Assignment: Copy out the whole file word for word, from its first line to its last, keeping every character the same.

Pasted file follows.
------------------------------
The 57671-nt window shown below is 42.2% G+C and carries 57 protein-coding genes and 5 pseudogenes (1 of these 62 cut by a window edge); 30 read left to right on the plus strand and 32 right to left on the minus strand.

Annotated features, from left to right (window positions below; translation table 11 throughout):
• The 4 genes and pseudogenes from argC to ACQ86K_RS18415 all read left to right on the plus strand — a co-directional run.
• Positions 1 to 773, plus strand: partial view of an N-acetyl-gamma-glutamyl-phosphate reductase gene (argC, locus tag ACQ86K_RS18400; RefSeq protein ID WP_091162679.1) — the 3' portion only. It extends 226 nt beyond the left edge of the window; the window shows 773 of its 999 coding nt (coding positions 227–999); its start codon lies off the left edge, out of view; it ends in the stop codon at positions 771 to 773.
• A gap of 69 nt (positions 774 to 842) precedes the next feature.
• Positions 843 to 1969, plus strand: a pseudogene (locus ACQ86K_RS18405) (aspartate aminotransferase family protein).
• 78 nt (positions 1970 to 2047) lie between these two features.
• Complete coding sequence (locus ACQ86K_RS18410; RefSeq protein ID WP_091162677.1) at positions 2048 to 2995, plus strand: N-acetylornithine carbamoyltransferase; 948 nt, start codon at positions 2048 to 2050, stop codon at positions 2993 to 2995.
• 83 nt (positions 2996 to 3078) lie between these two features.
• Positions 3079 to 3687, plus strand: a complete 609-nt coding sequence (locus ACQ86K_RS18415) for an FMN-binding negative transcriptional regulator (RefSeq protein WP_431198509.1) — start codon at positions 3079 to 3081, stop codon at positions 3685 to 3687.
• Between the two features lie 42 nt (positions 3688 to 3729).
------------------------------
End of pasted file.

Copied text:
The 57671-nt window shown below is 42.2% G+C and carries 57 protein-coding genes and 5 pseudogenes (1 of these 62 cut by a window edge); 30 read left to right on the plus strand and 32 right to left on the minus strand.

Annotated features, from left to right (window positions below; translation table 11 throughout):
• The 4 genes and pseudogenes from argC to ACQ86K_RS18415 all read left to right on the plus strand — a co-directional run.
• Positions 1 to 773, plus strand: partial view of an N-acetyl-gamma-glutamyl-phosphate reductase gene (argC, locus tag ACQ86K_RS18400; RefSeq protein ID WP_091162679.1) — the 3' portion only. It extends 226 nt beyond the left edge of the window; the window shows 773 of its 999 coding nt (coding positions 227–999); its start codon lies off the left edge, out of view; it ends in the stop codon at positions 771 to 773.
• A gap of 69 nt (positions 774 to 842) precedes the next feature.
• Positions 843 to 1969, plus strand: a pseudogene (locus ACQ86K_RS18405) (aspartate aminotransferase family protein).
• 78 nt (positions 1970 to 2047) lie between these two features.
• Complete coding sequence (locus ACQ86K_RS18410; RefSeq protein ID WP_091162677.1) at positions 2048 to 2995, plus strand: N-acetylornithine carbamoyltransferase; 948 nt, start codon at positions 2048 to 2050, stop codon at positions 2993 to 2995.
• 83 nt (positions 2996 to 3078) lie between these two features.
• Positions 3079 to 3687, plus strand: a complete 609-nt coding sequence (locus ACQ86K_RS18415) for an FMN-binding negative transcriptional regulator (RefSeq protein WP_431198509.1) — start codon at positions 3079 to 3081, stop codon at positions 3685 to 3687.
• Between the two features lie 42 nt (positions 3688 to 3729).